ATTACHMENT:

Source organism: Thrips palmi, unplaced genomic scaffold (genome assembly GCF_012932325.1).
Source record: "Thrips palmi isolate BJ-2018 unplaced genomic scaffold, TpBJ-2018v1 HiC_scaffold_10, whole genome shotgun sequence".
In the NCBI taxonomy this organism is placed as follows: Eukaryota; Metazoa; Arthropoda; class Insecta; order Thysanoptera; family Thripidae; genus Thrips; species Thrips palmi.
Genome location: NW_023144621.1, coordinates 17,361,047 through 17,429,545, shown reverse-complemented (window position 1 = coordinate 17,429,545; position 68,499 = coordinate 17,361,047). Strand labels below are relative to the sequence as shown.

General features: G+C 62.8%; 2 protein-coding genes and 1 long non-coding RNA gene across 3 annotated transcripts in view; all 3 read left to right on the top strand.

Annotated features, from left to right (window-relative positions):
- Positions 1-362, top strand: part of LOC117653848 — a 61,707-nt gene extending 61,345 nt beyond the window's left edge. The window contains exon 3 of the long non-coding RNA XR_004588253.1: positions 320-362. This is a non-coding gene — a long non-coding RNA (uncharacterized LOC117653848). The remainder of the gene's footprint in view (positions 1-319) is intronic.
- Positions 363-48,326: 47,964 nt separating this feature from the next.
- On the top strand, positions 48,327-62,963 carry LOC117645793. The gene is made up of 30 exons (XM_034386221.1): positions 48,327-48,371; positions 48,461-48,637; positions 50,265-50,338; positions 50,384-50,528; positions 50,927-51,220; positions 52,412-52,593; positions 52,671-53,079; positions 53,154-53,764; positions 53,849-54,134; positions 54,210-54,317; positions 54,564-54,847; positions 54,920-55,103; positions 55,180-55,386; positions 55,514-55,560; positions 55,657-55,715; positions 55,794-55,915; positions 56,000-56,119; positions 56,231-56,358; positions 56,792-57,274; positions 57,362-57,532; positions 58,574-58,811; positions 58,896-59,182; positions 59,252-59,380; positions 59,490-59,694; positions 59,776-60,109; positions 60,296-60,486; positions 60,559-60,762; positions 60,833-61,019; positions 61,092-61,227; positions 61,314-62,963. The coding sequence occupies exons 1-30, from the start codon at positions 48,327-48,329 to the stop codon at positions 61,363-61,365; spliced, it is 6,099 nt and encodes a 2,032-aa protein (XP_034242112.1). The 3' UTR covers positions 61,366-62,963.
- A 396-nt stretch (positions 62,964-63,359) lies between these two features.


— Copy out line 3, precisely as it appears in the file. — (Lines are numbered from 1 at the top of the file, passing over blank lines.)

In the NCBI taxonomy this organism is placed as follows: Eukaryota; Metazoa; Arthropoda; class Insecta; order Thysanoptera; family Thripidae; genus Thrips; species Thrips palmi.